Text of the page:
Johannesburg — ONE of South Africa's foremost voices against the abuse of women and children has welcomed the Film and Publication Board's (FPB) decision to block access to an online game allowing players to rape or kill females and minors in gaming mode.
The blockage effectively means that South Africans will not be able to play or download the game in the country.
"The blocking of the game in question is testament of what we can achieve when we stand together," said Bridget Bhengu, Avon's Corporate Communications Director.
She pointed out that according to the Medical Research Council, only one in 29 rape incidents are reported to the authorities.
Bhengu said this highlighted the fact that the 120 000 cases that were reported over the last three fiscal years were just the tip of an iceberg.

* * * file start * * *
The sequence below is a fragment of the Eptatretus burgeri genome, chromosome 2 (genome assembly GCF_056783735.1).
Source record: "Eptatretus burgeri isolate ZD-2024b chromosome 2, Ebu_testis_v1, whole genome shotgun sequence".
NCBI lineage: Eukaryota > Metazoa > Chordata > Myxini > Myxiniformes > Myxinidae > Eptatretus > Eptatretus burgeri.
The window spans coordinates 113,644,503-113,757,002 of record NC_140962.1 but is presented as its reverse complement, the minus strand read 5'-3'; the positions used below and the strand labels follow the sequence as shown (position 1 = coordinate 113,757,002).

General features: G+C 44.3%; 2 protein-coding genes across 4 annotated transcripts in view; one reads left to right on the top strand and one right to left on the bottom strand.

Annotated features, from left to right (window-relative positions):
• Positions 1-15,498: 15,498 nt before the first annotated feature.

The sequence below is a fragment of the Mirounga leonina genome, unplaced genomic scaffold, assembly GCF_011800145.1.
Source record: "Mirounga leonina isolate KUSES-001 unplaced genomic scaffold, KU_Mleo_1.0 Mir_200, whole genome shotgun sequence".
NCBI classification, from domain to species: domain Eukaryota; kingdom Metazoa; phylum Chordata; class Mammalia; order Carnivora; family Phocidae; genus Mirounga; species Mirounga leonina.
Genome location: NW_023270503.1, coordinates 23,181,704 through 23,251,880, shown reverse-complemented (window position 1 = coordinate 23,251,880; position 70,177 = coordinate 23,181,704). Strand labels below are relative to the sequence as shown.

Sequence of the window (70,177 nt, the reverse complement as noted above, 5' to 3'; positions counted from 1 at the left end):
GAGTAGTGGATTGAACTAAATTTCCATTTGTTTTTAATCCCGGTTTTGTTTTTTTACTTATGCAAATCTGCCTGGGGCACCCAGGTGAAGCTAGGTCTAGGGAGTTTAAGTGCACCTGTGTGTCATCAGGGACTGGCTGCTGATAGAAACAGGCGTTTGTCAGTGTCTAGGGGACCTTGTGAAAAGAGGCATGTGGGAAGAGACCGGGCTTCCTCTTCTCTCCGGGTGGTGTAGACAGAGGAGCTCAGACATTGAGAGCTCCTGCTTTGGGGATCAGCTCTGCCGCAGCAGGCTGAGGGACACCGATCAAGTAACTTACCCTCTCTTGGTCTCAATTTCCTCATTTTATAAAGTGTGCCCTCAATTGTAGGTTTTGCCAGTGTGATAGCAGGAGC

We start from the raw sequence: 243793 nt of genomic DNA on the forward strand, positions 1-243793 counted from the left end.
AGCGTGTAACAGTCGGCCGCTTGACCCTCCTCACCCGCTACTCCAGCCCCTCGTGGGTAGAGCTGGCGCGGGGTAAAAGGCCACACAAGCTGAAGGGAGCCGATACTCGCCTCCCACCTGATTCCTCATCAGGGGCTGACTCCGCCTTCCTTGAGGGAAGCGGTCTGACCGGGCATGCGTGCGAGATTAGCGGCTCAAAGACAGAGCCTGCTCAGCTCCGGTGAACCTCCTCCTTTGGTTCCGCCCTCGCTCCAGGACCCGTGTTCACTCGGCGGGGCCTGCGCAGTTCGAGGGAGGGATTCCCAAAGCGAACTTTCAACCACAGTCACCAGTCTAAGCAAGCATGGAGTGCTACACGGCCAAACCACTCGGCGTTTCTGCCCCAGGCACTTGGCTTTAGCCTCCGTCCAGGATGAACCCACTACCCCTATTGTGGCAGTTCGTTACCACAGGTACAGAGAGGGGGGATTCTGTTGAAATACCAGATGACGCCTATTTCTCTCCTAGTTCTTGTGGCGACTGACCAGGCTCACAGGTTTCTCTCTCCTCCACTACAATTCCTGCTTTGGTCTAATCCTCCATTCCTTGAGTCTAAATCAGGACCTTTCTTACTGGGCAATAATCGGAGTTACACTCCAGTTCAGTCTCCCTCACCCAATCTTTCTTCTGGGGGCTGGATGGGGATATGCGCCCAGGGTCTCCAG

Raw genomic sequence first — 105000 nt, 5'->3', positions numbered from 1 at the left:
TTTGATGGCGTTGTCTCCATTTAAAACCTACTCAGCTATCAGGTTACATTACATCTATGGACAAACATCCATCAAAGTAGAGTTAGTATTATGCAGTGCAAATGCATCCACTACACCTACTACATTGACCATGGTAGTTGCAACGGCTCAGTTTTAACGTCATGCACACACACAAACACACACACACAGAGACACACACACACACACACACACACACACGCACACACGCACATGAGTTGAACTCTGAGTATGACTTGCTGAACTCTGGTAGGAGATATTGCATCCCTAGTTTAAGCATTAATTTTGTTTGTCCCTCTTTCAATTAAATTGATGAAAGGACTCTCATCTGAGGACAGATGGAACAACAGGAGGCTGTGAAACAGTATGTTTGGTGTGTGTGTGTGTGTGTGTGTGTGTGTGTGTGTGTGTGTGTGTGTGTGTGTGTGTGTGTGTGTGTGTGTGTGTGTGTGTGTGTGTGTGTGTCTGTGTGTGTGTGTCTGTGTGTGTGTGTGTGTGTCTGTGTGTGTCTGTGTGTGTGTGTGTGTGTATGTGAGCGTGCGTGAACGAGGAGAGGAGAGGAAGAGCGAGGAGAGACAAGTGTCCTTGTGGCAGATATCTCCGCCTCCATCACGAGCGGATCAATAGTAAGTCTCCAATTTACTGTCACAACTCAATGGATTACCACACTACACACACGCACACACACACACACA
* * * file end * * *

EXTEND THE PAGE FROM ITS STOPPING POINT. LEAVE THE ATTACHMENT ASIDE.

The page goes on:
"We therefore welcome the decisions by the FPB as this illustrates the seriousness of the issue of rape," she said.
Avon expressed gratitude to the 1000 Women's Trust for their unyielding campaign and decisive action which has resulted in the blocking of the game.
"We are touched by all the support we received," said Tina Thiart, Director of the 1000 Women's Trust.
Thiart believes the next step in resolving this issue is to ensure that women are part of the committees that decide on internet content.
"We want to acknowledge the special role that Avon played in strengthening our case and in amplifying our voice," she said.
Avon works with several NGOs across South Africa as part of its promise to help end violence against women and children.
Since 2010, the company has raised and donated over R8 million towards this cause, helping thousands of rape victims in the process.